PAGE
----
‘O’ (zero) db-Eater – Working in tandem with the abovementioned HCC, the OdbE is another new technology developed by Conti to further dampen road noise. They look like little flower-buds placed within the groove of the tyre tread (at the same level or just below the ‘wear-indicators’) and their job is to diffuse sound-waves. No, really. These little buggers, positioned at intervals throughout the circumference of the CC6, are there to dissipate sound-waves created as the wind rushes below the tyre. How clever is that?
Whisper Compound – Ever notice that some tyres may have the most aggressive tread pattern but somehow feel sorely inadequate grip-wise? Well, that’s because it’s all in the compound that makes-up the tyre. The most aggressive tread pattern doesn’t stand a chance in terms of grip, if the rubber compound that makes-up the tyre is less than adequate. The CC6’s WC is a specially developed ‘rolling-tread’ compound that adapts better to varying asphalt surfaces. WC absorbs more tyre vibrations caused by surface irregularities, while at the same time provide low rolling-resistance, for better fuel-efficiency. Did you know that up to 20% of your full tank of petrol is used up just to push the tyres along the road? Now you do.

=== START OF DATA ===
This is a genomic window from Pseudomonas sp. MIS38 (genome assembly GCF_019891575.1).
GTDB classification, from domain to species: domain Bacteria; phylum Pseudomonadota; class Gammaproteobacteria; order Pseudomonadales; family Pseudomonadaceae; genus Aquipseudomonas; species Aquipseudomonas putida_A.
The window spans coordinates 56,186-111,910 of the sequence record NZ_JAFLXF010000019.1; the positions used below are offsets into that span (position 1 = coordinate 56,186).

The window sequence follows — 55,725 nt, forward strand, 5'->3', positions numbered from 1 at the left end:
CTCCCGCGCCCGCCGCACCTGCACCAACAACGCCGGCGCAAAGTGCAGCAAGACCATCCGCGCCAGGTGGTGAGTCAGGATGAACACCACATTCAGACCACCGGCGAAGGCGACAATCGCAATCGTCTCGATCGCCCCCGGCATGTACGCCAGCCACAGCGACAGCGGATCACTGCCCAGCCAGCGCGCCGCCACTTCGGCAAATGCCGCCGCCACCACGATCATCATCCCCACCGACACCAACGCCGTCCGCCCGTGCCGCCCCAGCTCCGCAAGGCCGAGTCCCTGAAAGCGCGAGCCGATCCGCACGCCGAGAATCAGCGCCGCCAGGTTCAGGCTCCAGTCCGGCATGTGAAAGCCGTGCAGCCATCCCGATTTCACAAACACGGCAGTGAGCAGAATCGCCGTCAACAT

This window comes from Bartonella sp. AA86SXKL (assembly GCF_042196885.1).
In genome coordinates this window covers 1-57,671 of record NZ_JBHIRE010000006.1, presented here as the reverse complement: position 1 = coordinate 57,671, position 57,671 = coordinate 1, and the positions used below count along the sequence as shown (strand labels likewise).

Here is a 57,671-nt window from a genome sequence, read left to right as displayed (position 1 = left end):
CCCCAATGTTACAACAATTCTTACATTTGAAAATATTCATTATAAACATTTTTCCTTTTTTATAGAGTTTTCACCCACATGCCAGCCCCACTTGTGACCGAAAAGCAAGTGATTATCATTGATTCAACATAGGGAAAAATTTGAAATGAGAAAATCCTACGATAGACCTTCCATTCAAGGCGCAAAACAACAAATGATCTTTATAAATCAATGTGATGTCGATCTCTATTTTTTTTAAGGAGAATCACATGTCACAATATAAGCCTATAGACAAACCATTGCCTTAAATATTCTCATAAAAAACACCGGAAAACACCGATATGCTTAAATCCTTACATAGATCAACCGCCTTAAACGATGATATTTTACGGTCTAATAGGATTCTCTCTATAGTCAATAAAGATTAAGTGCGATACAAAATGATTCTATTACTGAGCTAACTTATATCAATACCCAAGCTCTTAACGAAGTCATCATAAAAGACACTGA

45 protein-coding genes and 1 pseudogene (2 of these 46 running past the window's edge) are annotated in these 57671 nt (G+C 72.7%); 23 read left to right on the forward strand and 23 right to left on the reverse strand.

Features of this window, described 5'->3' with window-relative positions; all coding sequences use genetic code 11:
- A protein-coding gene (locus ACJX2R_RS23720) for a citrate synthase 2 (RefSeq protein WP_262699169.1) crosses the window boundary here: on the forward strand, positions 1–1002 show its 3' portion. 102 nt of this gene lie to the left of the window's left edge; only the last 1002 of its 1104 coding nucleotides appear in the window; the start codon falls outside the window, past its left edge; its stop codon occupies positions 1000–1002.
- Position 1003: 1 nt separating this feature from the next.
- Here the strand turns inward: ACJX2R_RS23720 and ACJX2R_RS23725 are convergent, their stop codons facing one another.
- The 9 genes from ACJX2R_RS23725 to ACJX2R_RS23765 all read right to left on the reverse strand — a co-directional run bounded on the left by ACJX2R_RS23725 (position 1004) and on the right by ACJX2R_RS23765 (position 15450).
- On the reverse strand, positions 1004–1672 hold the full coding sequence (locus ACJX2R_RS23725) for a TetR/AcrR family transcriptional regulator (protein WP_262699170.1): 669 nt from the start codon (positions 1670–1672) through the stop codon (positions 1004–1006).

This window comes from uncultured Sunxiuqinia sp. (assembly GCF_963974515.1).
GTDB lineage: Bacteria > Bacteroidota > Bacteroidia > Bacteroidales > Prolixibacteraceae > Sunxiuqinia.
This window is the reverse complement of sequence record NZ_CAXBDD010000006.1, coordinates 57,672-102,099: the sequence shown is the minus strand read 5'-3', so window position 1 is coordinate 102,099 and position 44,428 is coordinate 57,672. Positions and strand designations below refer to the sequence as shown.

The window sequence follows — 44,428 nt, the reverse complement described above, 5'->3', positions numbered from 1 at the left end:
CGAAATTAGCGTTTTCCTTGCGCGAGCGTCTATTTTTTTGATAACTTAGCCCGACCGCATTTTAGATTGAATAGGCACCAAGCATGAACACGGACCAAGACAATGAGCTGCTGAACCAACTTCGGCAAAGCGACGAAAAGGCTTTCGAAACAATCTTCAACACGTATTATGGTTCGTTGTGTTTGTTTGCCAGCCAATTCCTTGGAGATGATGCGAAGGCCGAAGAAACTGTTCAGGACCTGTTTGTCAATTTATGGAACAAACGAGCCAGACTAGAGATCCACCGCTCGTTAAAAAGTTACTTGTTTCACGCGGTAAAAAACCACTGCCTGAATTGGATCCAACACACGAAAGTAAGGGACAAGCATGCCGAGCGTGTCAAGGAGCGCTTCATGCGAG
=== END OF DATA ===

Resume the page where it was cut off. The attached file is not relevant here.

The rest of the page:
Want more Performance?
However, in addition to the highlights of the CC6 mentioned above, if higher-performance oriented characteristics in a tyre are a must for you, well then, Conti has also launched the Ultra Contact 6, or UC6 for short, which takes things to the next level. So what exactly did Conti add to the UC6? The answer was A.D.D. as well…aren’t they clever? So what’s A.D.D.?